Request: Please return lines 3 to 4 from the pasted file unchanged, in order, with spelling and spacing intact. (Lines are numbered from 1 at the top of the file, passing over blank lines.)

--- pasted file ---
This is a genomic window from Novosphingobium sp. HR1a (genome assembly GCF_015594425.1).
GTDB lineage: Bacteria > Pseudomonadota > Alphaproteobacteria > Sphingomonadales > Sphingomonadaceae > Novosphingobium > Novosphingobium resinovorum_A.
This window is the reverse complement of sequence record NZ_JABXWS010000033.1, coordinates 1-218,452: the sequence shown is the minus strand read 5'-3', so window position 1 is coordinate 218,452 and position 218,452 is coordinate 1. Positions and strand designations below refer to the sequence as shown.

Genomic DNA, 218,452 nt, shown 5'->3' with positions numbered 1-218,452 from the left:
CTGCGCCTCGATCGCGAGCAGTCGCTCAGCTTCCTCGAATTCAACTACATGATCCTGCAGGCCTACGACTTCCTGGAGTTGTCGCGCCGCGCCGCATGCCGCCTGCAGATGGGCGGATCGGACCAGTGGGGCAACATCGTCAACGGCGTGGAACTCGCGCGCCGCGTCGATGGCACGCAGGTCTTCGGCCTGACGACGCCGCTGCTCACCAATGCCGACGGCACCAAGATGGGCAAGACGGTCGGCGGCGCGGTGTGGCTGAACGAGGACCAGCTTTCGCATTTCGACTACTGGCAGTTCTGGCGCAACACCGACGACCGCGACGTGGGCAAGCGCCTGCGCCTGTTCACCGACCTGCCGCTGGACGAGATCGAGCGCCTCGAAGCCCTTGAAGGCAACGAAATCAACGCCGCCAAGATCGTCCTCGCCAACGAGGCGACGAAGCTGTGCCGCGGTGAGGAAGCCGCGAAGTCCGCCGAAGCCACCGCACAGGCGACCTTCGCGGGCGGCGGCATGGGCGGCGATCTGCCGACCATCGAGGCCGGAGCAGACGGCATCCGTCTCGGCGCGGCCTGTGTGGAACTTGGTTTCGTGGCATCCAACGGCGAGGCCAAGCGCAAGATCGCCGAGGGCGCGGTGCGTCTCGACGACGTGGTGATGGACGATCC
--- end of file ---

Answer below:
This window is the reverse complement of sequence record NZ_JABXWS010000033.1, coordinates 1-218,452: the sequence shown is the minus strand read 5'-3', so window position 1 is coordinate 218,452 and position 218,452 is coordinate 1. Positions and strand designations below refer to the sequence as shown.

Genomic DNA, 218,452 nt, shown 5'->3' with positions numbered 1-218,452 from the left: